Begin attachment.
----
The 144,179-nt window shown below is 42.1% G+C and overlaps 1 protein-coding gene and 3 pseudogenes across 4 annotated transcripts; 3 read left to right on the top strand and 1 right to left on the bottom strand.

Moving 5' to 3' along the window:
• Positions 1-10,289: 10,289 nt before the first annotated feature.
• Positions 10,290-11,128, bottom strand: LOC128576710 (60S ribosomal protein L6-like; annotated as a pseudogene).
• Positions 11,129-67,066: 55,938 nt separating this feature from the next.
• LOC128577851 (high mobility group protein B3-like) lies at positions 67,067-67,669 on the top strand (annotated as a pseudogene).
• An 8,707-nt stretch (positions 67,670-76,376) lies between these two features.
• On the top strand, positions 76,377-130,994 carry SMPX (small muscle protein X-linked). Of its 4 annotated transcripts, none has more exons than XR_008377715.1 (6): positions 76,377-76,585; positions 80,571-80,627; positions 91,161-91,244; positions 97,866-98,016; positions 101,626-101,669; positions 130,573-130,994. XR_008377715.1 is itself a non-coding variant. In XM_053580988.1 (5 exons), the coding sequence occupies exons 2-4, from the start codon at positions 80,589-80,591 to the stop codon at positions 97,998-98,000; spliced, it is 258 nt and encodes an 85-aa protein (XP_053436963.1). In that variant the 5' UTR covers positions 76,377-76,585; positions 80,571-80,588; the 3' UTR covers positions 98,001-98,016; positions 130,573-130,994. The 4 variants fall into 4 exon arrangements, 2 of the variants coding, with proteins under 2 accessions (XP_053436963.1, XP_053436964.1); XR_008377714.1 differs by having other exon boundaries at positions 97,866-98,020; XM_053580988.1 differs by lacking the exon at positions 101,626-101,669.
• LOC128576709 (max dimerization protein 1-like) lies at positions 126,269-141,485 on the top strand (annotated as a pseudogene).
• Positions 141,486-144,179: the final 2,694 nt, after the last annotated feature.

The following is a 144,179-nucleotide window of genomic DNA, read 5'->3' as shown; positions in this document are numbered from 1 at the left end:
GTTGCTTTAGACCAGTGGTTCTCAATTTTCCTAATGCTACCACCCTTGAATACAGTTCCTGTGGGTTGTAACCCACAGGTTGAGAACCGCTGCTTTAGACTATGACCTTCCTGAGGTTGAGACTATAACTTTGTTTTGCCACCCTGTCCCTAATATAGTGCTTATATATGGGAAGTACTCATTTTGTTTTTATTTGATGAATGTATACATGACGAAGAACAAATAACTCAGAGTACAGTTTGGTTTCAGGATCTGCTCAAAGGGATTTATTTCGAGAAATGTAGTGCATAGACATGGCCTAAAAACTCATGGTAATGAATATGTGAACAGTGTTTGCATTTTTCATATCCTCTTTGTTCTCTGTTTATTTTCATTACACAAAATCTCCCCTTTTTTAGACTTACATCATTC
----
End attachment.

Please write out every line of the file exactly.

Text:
The 144,179-nt window shown below is 42.1% G+C and overlaps 1 protein-coding gene and 3 pseudogenes across 4 annotated transcripts; 3 read left to right on the top strand and 1 right to left on the bottom strand.

Moving 5' to 3' along the window:
• Positions 1-10,289: 10,289 nt before the first annotated feature.
• Positions 10,290-11,128, bottom strand: LOC128576710 (60S ribosomal protein L6-like; annotated as a pseudogene).
• Positions 11,129-67,066: 55,938 nt separating this feature from the next.
• LOC128577851 (high mobility group protein B3-like) lies at positions 67,067-67,669 on the top strand (annotated as a pseudogene).
• An 8,707-nt stretch (positions 67,670-76,376) lies between these two features.
• On the top strand, positions 76,377-130,994 carry SMPX (small muscle protein X-linked). Of its 4 annotated transcripts, none has more exons than XR_008377715.1 (6): positions 76,377-76,585; positions 80,571-80,627; positions 91,161-91,244; positions 97,866-98,016; positions 101,626-101,669; positions 130,573-130,994. XR_008377715.1 is itself a non-coding variant. In XM_053580988.1 (5 exons), the coding sequence occupies exons 2-4, from the start codon at positions 80,589-80,591 to the stop codon at positions 97,998-98,000; spliced, it is 258 nt and encodes an 85-aa protein (XP_053436963.1). In that variant the 5' UTR covers positions 76,377-76,585; positions 80,571-80,588; the 3' UTR covers positions 98,001-98,016; positions 130,573-130,994. The 4 variants fall into 4 exon arrangements, 2 of the variants coding, with proteins under 2 accessions (XP_053436963.1, XP_053436964.1); XR_008377714.1 differs by having other exon boundaries at positions 97,866-98,020; XM_053580988.1 differs by lacking the exon at positions 101,626-101,669.
• LOC128576709 (max dimerization protein 1-like) lies at positions 126,269-141,485 on the top strand (annotated as a pseudogene).
• Positions 141,486-144,179: the final 2,694 nt, after the last annotated feature.

The following is a 144,179-nucleotide window of genomic DNA, read 5'->3' as shown; positions in this document are numbered from 1 at the left end:
GTTGCTTTAGACCAGTGGTTCTCAATTTTCCTAATGCTACCACCCTTGAATACAGTTCCTGTGGGTTGTAACCCACAGGTTGAGAACCGCTGCTTTAGACTATGACCTTCCTGAGGTTGAGACTATAACTTTGTTTTGCCACCCTGTCCCTAATATAGTGCTTATATATGGGAAGTACTCATTTTGTTTTTATTTGATGAATGTATACATGACGAAGAACAAATAACTCAGAGTACAGTTTGGTTTCAGGATCTGCTCAAAGGGATTTATTTCGAGAAATGTAGTGCATAGACATGGCCTAAAAACTCATGGTAATGAATATGTGAACAGTGTTTGCATTTTTCATATCCTCTTTGTTCTCTGTTTATTTTCATTACACAAAATCTCCCCTTTTTTAGACTTACATCATTC